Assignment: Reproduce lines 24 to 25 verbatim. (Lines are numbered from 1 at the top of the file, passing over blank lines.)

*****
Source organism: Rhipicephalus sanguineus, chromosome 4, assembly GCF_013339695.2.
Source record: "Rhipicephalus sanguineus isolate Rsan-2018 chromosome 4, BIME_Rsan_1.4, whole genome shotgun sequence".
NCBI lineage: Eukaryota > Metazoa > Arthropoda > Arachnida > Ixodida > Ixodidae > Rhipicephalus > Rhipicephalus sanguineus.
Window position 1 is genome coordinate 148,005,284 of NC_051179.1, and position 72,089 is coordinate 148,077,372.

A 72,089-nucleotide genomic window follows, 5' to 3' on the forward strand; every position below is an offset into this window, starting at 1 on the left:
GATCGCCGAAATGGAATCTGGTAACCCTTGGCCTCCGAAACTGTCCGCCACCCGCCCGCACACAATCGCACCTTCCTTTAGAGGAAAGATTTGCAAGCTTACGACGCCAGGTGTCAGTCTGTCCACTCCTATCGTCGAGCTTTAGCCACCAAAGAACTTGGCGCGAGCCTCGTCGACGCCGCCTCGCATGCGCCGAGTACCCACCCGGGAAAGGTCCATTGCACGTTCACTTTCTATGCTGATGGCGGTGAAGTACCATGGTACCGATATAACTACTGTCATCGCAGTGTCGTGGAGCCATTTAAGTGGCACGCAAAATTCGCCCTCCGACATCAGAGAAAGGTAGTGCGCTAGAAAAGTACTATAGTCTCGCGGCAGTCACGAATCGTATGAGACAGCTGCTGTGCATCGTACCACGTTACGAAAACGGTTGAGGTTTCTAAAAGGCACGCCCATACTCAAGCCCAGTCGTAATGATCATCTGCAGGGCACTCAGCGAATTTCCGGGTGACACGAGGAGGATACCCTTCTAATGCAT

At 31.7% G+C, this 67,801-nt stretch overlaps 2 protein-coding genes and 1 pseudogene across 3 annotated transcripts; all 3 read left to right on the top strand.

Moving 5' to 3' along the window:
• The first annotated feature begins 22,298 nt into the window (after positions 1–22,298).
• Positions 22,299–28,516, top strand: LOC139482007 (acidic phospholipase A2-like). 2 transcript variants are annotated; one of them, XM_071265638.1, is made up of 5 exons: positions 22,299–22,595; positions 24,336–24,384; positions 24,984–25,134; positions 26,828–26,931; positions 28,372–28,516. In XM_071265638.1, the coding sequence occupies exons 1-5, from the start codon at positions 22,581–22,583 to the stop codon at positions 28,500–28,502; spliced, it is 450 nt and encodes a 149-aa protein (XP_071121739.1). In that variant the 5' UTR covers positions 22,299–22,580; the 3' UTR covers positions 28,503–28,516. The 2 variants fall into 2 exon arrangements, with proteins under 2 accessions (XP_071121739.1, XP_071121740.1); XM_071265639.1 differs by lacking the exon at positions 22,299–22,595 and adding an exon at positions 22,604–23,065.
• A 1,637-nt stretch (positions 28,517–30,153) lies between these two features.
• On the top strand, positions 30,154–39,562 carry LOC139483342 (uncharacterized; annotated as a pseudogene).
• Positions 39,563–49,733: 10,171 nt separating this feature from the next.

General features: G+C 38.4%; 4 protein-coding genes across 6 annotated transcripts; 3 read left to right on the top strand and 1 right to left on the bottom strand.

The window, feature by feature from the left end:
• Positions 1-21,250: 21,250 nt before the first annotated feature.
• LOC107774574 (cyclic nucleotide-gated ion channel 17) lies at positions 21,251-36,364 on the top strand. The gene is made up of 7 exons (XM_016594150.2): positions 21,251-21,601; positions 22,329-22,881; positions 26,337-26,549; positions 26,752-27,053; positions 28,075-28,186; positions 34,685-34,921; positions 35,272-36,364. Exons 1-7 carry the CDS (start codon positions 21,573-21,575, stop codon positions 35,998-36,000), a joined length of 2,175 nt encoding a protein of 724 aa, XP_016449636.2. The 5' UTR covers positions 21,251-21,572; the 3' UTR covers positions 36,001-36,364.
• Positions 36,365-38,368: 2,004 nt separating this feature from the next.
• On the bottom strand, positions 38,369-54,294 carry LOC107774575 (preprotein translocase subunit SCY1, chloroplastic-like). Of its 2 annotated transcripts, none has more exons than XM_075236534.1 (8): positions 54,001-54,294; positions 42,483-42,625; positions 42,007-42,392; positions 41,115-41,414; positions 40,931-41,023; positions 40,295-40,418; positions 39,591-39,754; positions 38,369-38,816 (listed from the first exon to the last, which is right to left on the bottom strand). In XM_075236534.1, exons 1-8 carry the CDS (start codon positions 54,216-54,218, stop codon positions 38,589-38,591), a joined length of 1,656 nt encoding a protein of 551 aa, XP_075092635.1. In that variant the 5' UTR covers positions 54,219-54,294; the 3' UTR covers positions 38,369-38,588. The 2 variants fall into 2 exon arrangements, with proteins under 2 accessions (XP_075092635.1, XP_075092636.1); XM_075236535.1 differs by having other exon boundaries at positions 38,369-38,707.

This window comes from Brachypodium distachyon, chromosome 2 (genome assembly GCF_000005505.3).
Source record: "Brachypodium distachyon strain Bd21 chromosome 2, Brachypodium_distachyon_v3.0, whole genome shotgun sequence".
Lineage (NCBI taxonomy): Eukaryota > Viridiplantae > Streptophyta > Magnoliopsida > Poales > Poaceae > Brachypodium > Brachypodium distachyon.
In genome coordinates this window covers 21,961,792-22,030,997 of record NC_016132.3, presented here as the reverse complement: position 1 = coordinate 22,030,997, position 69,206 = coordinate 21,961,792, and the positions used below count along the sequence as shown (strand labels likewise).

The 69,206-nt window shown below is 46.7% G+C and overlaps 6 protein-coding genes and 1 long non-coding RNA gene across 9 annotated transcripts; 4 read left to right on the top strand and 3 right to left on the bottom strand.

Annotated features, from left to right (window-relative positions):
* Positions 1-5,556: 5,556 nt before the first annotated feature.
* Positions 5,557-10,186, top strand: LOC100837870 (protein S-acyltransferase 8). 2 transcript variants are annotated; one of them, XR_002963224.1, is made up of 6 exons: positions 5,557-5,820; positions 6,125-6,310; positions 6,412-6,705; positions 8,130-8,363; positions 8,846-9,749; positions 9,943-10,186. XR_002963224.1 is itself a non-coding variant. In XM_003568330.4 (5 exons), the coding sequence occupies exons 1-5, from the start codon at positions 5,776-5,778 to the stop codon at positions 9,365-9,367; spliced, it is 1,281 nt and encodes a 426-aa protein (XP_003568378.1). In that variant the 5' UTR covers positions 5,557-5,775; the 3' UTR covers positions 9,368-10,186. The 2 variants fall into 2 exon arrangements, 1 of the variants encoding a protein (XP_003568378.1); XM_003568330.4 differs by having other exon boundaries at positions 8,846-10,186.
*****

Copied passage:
The 69,206-nt window shown below is 46.7% G+C and overlaps 6 protein-coding genes and 1 long non-coding RNA gene across 9 annotated transcripts; 4 read left to right on the top strand and 3 right to left on the bottom strand.

Annotated features, from left to right (window-relative positions):